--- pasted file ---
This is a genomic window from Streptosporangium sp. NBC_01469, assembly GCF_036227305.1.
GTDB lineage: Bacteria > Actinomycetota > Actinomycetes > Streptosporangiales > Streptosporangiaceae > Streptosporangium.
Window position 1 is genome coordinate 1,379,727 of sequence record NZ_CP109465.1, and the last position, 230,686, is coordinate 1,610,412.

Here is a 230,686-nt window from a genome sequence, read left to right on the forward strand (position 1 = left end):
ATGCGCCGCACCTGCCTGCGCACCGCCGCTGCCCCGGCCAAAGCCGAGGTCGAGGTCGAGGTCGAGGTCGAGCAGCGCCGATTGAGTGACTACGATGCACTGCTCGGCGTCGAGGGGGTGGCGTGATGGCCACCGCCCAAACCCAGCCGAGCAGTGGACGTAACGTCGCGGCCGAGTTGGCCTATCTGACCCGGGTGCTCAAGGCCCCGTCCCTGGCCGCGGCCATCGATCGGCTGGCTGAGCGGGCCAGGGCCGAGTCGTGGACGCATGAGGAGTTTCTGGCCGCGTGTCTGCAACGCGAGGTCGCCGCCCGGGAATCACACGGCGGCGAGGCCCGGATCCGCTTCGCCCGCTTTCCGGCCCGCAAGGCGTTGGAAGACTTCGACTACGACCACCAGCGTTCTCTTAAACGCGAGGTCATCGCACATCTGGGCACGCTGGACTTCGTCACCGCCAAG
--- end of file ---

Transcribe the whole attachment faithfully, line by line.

This is a genomic window from Streptosporangium sp. NBC_01469, assembly GCF_036227305.1.
GTDB lineage: Bacteria > Actinomycetota > Actinomycetes > Streptosporangiales > Streptosporangiaceae > Streptosporangium.
Window position 1 is genome coordinate 1,379,727 of sequence record NZ_CP109465.1, and the last position, 230,686, is coordinate 1,610,412.

Here is a 230,686-nt window from a genome sequence, read left to right on the forward strand (position 1 = left end):
ATGCGCCGCACCTGCCTGCGCACCGCCGCTGCCCCGGCCAAAGCCGAGGTCGAGGTCGAGGTCGAGGTCGAGCAGCGCCGATTGAGTGACTACGATGCACTGCTCGGCGTCGAGGGGGTGGCGTGATGGCCACCGCCCAAACCCAGCCGAGCAGTGGACGTAACGTCGCGGCCGAGTTGGCCTATCTGACCCGGGTGCTCAAGGCCCCGTCCCTGGCCGCGGCCATCGATCGGCTGGCTGAGCGGGCCAGGGCCGAGTCGTGGACGCATGAGGAGTTTCTGGCCGCGTGTCTGCAACGCGAGGTCGCCGCCCGGGAATCACACGGCGGCGAGGCCCGGATCCGCTTCGCCCGCTTTCCGGCCCGCAAGGCGTTGGAAGACTTCGACTACGACCACCAGCGTTCTCTTAAACGCGAGGTCATCGCACATCTGGGCACGCTGGACTTCGTCACCGCCAAG